Clone Drone in the Danger Zone (whew that’s a bit of a mouthful) is a third-person, high-action fighter, wherein you control a robot which now carries with it the consciousness of a Earth human. You must now fight for the amusement of an alien race of robots.
There are three different modes in Clone Drone in the Danger Zone, one being the story, where you battle successively harder waves of enemies, trying to find a way to escape. There is “Endless mode”, where you battle waves of extremely hard enemy’s, and finally there is Twitch mode. I was unable to test Twitch mode, but from what I understand Twitch viewers are able to spawn robots to fight. More details about the Twitch mode can be found in a news post we ran last year.
There are 4 types of robots that attempt to fight you with a few different classes within that. There are sword robots, with 3 classes, archer robots, also with 3 classes, with the 3rd level of that class combining swords and archers. There are hammer robots, with 2 ranks, and finally, the Spider Bot 5000, which functions as a boss.
Every level that you don’t die in, you get an upgrade from a big robot machine. You can unlock new abilities such as kicking, using hammers and bows, unlock new skills such as the ability to reflect arrows, having a larger battery, or choose to clone yourself, giving you an extra life before failing the run.
The destruction physics are some of the best I’ve seen in years, with different attacks doing different damage depending on where they were hit on the body. Hitting the enemy on the head will do a little damage, but a swipe through their abdomen will bifurcate them very quickly. If they’re jumping in the air when you swipe at them, you might chop a leg off and that will affect their speed, making them slower and jumps weaker. If you are using a bow and your hand gets damaged, they you will lose the use of your bow because well, you kinda need two hands to use a bow.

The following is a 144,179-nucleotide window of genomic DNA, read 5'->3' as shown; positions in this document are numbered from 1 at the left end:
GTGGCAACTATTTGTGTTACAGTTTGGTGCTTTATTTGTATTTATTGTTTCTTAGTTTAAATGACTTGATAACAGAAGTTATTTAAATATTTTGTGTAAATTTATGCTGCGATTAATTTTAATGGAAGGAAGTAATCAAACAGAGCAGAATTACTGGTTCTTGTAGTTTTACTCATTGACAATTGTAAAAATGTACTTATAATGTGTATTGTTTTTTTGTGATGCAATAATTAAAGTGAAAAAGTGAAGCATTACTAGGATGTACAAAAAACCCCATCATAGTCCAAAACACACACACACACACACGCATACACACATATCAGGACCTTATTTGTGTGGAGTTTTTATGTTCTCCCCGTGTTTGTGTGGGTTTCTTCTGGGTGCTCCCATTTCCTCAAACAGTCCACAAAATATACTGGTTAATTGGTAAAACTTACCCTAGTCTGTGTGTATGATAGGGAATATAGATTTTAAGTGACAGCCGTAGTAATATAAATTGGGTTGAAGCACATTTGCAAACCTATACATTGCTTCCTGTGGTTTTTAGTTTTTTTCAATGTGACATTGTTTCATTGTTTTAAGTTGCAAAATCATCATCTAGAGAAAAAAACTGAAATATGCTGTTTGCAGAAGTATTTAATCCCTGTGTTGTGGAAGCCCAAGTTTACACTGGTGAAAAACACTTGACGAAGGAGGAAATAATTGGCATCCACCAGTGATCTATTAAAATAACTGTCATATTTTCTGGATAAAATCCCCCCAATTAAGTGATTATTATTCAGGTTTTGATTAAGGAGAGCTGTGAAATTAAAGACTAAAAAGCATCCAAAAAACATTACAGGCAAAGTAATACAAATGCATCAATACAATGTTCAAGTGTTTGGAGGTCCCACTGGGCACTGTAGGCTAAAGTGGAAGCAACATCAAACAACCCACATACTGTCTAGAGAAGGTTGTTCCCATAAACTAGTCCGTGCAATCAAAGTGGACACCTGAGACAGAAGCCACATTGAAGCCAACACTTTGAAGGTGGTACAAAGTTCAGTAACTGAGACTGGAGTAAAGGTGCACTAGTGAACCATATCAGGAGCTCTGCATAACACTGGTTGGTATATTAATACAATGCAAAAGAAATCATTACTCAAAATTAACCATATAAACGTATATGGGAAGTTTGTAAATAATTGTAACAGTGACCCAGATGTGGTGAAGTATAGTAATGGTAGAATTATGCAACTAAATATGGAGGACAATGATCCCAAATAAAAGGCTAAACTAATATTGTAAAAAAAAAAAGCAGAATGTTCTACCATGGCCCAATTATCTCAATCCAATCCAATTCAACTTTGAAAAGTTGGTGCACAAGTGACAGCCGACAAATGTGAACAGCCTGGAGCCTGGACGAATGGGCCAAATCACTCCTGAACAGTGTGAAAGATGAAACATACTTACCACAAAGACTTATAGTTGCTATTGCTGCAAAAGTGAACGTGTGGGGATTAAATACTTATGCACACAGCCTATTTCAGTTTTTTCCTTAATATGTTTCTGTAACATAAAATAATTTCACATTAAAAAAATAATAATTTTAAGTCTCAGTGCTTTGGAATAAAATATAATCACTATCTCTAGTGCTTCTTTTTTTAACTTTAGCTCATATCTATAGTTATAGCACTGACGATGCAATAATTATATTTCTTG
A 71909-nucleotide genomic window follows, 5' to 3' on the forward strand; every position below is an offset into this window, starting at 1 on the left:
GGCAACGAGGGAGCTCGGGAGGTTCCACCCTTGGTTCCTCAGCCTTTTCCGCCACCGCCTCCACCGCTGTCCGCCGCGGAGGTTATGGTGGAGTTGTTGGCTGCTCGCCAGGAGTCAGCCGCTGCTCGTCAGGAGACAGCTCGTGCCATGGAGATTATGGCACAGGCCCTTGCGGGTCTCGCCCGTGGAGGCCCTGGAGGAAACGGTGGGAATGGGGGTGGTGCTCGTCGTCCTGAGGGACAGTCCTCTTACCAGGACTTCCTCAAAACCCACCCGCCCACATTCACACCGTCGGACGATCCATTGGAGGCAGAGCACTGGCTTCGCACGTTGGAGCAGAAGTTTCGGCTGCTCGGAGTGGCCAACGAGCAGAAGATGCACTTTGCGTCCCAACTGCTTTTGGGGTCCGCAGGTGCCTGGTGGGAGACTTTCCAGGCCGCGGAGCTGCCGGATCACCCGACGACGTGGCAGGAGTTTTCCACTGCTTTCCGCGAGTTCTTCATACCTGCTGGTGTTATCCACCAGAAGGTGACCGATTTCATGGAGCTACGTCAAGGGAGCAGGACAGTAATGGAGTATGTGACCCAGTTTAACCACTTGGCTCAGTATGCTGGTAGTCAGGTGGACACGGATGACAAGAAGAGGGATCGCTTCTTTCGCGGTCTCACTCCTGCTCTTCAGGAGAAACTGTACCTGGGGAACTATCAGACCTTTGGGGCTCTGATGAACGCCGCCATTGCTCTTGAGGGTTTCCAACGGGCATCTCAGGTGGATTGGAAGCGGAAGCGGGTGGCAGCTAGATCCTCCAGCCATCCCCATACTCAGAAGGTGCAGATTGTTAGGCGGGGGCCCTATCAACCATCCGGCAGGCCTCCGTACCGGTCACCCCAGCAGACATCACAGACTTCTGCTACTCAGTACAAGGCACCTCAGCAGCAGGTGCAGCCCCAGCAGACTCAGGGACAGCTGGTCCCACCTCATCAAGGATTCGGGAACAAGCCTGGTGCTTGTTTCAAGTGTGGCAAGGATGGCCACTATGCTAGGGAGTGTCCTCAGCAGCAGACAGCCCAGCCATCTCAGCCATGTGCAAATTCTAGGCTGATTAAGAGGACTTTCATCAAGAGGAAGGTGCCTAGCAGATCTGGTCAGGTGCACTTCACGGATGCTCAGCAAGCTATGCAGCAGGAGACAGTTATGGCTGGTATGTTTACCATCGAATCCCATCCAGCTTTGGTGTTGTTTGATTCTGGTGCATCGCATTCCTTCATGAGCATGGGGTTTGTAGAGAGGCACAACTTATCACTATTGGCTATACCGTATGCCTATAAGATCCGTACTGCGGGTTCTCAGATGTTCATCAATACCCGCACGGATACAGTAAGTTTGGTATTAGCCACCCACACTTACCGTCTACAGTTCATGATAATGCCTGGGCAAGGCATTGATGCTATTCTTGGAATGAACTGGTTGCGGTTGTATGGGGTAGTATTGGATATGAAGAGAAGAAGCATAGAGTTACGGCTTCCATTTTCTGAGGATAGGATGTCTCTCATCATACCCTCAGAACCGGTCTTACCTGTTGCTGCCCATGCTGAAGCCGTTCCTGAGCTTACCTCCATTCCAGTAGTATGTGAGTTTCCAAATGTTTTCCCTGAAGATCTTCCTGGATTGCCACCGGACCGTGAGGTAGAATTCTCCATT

Taking on the massive spider bot 5000’s also requires taking advantage of this mechanic. Its main body is high above the ground, so the easiest way to kill it is to chop at its legs, slowly bringing its vulnerable body down to robot chopping height. This dynamic combat is one of the main reasons I like Clone Drone, the flexibility it gives the player is incredible.
Another part of the game I love are the graphics, done in a lovely voxel format. The voxel style lends itself perfectly to the destructive physics, with small chunks of voxels falling off enemies, the battlefield at the end of a round scattered with stray cubes, shortened legs and halves of asses. All the damage done to you is also reflected on your body, leaving your body with scars and holes decorating it.
The main chunk of the game takes place in an arena, and leading the revelries are two robots who present this spectacle as a form of TV-show. Announcer-bot and Commentator-bot provide commentary on how battles are going, sadness about how a human survived another round, and call out the robots to fight in the next round with maybe with a titbit of information about how to beat them. Their colourful commentary helps pull the whole game together, injecting just the right amount of humour.
Each robot you take on has an unique human soul inside of it, with your name read out at ‘birth’ and a panel in the upgrade room where you can learn their name, age, favourite colour and their job. This little bio helps anchor these humans in your mind, each transient though permanent.
Clone Drone in the Dangerzone is a beautiful little fight-em-up game, which has perfect combat mechanics, a beautiful art style and great comedy. I could almost say my heart had a ‘ride into the danger zone’.